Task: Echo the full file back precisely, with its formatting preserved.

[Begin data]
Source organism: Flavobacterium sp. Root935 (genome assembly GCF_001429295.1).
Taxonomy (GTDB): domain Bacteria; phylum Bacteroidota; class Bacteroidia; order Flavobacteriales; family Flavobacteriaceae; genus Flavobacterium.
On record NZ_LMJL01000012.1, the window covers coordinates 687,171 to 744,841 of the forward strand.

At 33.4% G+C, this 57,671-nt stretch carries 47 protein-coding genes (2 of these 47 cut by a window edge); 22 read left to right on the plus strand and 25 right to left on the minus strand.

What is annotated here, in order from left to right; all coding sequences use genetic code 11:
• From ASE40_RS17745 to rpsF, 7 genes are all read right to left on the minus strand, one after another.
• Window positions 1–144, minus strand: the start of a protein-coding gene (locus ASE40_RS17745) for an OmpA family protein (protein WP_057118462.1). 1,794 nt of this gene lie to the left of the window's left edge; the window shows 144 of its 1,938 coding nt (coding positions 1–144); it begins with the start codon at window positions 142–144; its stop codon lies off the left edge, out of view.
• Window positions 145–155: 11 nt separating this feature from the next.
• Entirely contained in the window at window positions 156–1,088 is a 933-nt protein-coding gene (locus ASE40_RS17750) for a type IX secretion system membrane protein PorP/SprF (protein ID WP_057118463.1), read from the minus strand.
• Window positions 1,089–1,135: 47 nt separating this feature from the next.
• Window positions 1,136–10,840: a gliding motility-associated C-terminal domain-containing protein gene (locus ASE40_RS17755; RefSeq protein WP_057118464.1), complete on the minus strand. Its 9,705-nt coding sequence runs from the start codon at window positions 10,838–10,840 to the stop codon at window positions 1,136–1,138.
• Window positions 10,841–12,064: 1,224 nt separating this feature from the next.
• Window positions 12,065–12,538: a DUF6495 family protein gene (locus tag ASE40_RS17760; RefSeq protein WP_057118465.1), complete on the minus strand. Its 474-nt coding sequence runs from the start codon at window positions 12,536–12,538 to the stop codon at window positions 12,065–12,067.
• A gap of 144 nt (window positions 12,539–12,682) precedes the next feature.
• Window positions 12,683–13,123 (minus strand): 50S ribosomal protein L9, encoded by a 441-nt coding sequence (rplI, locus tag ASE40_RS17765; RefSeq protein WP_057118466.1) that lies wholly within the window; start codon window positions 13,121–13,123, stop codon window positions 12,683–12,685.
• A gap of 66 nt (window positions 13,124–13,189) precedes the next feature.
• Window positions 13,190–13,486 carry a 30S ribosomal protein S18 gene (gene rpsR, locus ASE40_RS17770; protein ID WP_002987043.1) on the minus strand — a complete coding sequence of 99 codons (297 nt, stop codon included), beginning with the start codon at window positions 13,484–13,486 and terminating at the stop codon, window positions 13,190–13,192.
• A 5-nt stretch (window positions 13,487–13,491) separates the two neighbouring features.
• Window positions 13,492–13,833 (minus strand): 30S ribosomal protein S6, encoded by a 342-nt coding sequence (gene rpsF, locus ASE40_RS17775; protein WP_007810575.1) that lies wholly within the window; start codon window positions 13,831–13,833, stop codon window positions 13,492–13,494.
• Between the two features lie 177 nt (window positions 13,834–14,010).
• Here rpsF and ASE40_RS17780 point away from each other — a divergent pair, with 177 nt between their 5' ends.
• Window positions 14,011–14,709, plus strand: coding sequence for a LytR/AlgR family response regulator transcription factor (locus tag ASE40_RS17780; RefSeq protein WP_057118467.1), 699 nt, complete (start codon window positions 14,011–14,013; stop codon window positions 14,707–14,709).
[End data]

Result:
Source organism: Flavobacterium sp. Root935 (genome assembly GCF_001429295.1).
Taxonomy (GTDB): domain Bacteria; phylum Bacteroidota; class Bacteroidia; order Flavobacteriales; family Flavobacteriaceae; genus Flavobacterium.
On record NZ_LMJL01000012.1, the window covers coordinates 687,171 to 744,841 of the forward strand.

At 33.4% G+C, this 57,671-nt stretch carries 47 protein-coding genes (2 of these 47 cut by a window edge); 22 read left to right on the plus strand and 25 right to left on the minus strand.

What is annotated here, in order from left to right; all coding sequences use genetic code 11:
• From ASE40_RS17745 to rpsF, 7 genes are all read right to left on the minus strand, one after another.
• Window positions 1–144, minus strand: the start of a protein-coding gene (locus ASE40_RS17745) for an OmpA family protein (protein WP_057118462.1). 1,794 nt of this gene lie to the left of the window's left edge; the window shows 144 of its 1,938 coding nt (coding positions 1–144); it begins with the start codon at window positions 142–144; its stop codon lies off the left edge, out of view.
• Window positions 145–155: 11 nt separating this feature from the next.
• Entirely contained in the window at window positions 156–1,088 is a 933-nt protein-coding gene (locus ASE40_RS17750) for a type IX secretion system membrane protein PorP/SprF (protein ID WP_057118463.1), read from the minus strand.
• Window positions 1,089–1,135: 47 nt separating this feature from the next.
• Window positions 1,136–10,840: a gliding motility-associated C-terminal domain-containing protein gene (locus ASE40_RS17755; RefSeq protein WP_057118464.1), complete on the minus strand. Its 9,705-nt coding sequence runs from the start codon at window positions 10,838–10,840 to the stop codon at window positions 1,136–1,138.
• Window positions 10,841–12,064: 1,224 nt separating this feature from the next.
• Window positions 12,065–12,538: a DUF6495 family protein gene (locus tag ASE40_RS17760; RefSeq protein WP_057118465.1), complete on the minus strand. Its 474-nt coding sequence runs from the start codon at window positions 12,536–12,538 to the stop codon at window positions 12,065–12,067.
• A gap of 144 nt (window positions 12,539–12,682) precedes the next feature.
• Window positions 12,683–13,123 (minus strand): 50S ribosomal protein L9, encoded by a 441-nt coding sequence (rplI, locus tag ASE40_RS17765; RefSeq protein WP_057118466.1) that lies wholly within the window; start codon window positions 13,121–13,123, stop codon window positions 12,683–12,685.
• A gap of 66 nt (window positions 13,124–13,189) precedes the next feature.
• Window positions 13,190–13,486 carry a 30S ribosomal protein S18 gene (gene rpsR, locus ASE40_RS17770; protein ID WP_002987043.1) on the minus strand — a complete coding sequence of 99 codons (297 nt, stop codon included), beginning with the start codon at window positions 13,484–13,486 and terminating at the stop codon, window positions 13,190–13,192.
• A 5-nt stretch (window positions 13,487–13,491) separates the two neighbouring features.
• Window positions 13,492–13,833 (minus strand): 30S ribosomal protein S6, encoded by a 342-nt coding sequence (gene rpsF, locus ASE40_RS17775; protein WP_007810575.1) that lies wholly within the window; start codon window positions 13,831–13,833, stop codon window positions 13,492–13,494.
• Between the two features lie 177 nt (window positions 13,834–14,010).
• Here rpsF and ASE40_RS17780 point away from each other — a divergent pair, with 177 nt between their 5' ends.
• Window positions 14,011–14,709, plus strand: coding sequence for a LytR/AlgR family response regulator transcription factor (locus tag ASE40_RS17780; RefSeq protein WP_057118467.1), 699 nt, complete (start codon window positions 14,011–14,013; stop codon window positions 14,707–14,709).